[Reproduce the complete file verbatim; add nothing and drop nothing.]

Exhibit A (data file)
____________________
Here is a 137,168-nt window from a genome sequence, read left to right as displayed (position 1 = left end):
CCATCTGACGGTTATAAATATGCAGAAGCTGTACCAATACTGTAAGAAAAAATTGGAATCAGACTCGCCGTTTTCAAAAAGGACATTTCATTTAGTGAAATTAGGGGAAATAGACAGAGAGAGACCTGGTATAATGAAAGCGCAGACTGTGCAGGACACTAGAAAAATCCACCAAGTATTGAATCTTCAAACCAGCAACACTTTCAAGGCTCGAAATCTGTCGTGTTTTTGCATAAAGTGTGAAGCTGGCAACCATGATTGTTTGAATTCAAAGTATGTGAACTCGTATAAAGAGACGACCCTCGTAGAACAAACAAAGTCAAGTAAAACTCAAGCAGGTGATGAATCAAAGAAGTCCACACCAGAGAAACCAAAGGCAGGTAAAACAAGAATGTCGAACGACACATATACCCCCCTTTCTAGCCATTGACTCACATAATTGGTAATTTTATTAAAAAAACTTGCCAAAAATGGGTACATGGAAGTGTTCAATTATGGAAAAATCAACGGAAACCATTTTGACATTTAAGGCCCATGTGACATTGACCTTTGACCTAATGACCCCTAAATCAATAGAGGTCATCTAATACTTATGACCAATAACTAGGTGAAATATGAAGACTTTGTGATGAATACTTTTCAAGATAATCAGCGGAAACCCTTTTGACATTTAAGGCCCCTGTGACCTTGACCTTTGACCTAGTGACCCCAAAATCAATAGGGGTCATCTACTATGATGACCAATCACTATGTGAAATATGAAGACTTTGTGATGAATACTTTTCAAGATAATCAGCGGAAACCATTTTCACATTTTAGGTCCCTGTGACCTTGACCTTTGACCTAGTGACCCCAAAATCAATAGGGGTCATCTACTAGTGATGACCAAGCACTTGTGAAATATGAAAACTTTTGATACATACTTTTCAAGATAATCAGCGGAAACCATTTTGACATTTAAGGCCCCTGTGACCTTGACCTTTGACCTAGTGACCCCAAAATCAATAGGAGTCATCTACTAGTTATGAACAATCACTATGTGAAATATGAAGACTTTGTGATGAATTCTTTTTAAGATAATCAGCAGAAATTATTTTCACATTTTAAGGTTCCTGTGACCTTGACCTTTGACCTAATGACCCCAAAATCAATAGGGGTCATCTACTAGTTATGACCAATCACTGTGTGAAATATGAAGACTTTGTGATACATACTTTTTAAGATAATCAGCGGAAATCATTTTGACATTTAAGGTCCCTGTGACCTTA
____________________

Here is a 137,168-nt window from a genome sequence, read left to right as displayed (position 1 = left end):
CCATCTGACGGTTATAAATATGCAGAAGCTGTACCAATACTGTAAGAAAAAATTGGAATCAGACTCGCCGTTTTCAAAAAGGACATTTCATTTAGTGAAATTAGGGGAAATAGACAGAGAGAGACCTGGTATAATGAAAGCGCAGACTGTGCAGGACACTAGAAAAATCCACCAAGTATTGAATCTTCAAACCAGCAACACTTTCAAGGCTCGAAATCTGTCGTGTTTTTGCATAAAGTGTGAAGCTGGCAACCATGATTGTTTGAATTCAAAGTATGTGAACTCGTATAAAGAGACGACCCTCGTAGAACAAACAAAGTCAAGTAAAACTCAAGCAGGTGATGAATCAAAGAAGTCCACACCAGAGAAACCAAAGGCAGGTAAAACAAGAATGTCGAACGACACATATACCCCCCTTTCTAGCCATTGACTCACATAATTGGTAATTTTATTAAAAAAACTTGCCAAAAATGGGTACATGGAAGTGTTCAATTATGGAAAAATCAACGGAAACCATTTTGACATTTAAGGCCCATGTGACATTGACCTTTGACCTAATGACCCCTAAATCAATAGAGGTCATCTAATACTTATGACCAATAACTAGGTGAAATATGAAGACTTTGTGATGAATACTTTTCAAGATAATCAGCGGAAACCCTTTTGACATTTAAGGCCCCTGTGACCTTGACCTTTGACCTAGTGACCCCAAAATCAATAGGGGTCATCTACTATGATGACCAATCACTATGTGAAATATGAAGACTTTGTGATGAATACTTTTCAAGATAATCAGCGGAAACCATTTTCACATTTTAGGTCCCTGTGACCTTGACCTTTGACCTAGTGACCCCAAAATCAATAGGGGTCATCTACTAGTGATGACCAAGCACTTGTGAAATATGAAAACTTTTGATACATACTTTTCAAGATAATCAGCGGAAACCATTTTGACATTTAAGGCCCCTGTGACCTTGACCTTTGACCTAGTGACCCCAAAATCAATAGGAGTCATCTACTAGTTATGAACAATCACTATGTGAAATATGAAGACTTTGTGATGAATTCTTTTTAAGATAATCAGCAGAAATTATTTTCACATTTTAAGGTTCCTGTGACCTTGACCTTTGACCTAATGACCCCAAAATCAATAGGGGTCATCTACTAGTTATGACCAATCACTGTGTGAAATATGAAGACTTTGTGATACATACTTTTTAAGATAATCAGCGGAAATCATTTTGACATTTAAGGTCCCTGTGACCTTA